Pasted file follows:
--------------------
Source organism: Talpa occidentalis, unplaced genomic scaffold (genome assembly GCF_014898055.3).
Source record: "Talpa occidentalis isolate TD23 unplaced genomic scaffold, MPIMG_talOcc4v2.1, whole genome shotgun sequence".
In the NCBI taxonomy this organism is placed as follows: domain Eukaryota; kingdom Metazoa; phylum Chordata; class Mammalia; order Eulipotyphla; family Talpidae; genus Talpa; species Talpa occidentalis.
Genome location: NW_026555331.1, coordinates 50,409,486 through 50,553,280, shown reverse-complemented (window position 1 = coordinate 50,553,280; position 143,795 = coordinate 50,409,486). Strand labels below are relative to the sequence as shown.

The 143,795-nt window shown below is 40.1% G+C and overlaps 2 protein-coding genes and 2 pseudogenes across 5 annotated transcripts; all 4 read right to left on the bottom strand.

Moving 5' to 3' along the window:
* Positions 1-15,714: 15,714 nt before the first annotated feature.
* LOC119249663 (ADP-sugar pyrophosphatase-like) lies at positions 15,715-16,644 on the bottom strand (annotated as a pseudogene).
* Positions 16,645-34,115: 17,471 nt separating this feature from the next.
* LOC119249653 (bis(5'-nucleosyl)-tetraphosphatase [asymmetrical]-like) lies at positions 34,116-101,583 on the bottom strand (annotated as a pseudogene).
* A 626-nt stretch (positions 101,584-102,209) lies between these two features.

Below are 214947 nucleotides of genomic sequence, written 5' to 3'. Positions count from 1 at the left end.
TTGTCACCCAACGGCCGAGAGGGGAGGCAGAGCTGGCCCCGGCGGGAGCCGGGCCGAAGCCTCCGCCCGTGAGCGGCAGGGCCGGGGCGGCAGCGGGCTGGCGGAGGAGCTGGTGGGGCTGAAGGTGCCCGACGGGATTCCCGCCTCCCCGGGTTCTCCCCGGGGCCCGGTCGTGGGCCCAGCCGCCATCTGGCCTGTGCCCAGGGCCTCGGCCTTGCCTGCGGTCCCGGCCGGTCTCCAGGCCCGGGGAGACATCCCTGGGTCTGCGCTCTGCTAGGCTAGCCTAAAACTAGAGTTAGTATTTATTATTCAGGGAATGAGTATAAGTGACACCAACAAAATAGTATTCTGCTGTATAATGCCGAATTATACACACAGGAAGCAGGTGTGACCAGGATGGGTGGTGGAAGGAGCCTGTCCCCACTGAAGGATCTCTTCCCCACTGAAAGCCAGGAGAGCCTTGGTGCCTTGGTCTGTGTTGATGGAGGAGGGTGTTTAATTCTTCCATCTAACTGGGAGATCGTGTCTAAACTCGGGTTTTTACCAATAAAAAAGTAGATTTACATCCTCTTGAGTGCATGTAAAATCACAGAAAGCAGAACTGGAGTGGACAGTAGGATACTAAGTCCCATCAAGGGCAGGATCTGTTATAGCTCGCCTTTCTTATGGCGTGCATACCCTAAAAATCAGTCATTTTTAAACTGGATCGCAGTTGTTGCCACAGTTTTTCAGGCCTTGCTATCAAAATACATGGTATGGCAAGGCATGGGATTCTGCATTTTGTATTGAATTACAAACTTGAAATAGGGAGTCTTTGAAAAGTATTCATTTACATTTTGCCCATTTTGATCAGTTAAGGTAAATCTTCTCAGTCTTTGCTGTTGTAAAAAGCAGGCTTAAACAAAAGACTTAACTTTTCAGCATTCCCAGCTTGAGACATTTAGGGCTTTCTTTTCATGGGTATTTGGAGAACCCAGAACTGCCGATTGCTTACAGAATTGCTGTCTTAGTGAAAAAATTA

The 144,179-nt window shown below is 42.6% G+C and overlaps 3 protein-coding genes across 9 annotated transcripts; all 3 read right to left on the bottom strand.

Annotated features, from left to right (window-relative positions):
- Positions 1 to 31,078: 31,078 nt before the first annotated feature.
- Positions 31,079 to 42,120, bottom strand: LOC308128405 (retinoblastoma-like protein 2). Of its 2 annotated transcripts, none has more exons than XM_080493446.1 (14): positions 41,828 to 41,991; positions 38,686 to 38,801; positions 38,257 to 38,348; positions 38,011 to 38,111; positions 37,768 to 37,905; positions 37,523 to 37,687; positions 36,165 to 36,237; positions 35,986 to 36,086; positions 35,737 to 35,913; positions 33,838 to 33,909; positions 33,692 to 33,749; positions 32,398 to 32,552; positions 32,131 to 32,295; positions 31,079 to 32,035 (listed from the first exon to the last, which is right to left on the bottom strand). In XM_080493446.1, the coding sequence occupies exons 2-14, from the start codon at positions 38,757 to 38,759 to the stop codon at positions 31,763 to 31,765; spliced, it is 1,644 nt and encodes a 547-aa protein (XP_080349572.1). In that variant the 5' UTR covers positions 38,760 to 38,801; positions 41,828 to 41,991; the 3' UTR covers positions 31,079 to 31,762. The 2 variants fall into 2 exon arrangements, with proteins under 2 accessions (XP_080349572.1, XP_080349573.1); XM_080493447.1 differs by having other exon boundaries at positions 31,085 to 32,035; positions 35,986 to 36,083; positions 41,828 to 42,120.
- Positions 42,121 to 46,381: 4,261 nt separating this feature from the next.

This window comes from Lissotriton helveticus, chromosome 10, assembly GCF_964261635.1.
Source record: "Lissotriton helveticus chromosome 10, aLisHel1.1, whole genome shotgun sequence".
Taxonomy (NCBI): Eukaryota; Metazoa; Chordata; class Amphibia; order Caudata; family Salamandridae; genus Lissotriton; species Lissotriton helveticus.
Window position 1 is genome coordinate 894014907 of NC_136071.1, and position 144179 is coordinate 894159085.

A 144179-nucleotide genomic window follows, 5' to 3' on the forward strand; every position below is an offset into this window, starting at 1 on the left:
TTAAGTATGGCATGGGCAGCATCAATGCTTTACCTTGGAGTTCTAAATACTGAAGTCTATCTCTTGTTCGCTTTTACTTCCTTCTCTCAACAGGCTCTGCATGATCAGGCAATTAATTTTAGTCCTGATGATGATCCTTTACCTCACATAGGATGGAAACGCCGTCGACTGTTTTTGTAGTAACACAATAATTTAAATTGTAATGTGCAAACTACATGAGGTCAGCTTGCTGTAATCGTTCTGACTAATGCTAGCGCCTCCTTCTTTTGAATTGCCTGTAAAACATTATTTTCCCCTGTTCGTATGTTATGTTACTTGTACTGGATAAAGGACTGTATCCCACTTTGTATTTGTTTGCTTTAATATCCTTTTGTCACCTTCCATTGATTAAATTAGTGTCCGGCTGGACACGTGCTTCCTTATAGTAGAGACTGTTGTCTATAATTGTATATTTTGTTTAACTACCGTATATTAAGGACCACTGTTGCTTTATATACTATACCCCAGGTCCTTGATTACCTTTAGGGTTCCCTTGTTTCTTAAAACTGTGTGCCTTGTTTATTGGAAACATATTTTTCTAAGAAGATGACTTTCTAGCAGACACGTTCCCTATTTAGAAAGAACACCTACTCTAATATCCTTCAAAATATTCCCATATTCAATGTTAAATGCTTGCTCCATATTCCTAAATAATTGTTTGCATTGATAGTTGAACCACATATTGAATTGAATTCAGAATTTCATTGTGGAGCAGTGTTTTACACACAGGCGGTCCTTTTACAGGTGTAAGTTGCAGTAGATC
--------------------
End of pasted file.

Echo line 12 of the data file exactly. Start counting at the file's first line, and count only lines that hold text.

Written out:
Below are 214947 nucleotides of genomic sequence, written 5' to 3'. Positions count from 1 at the left end.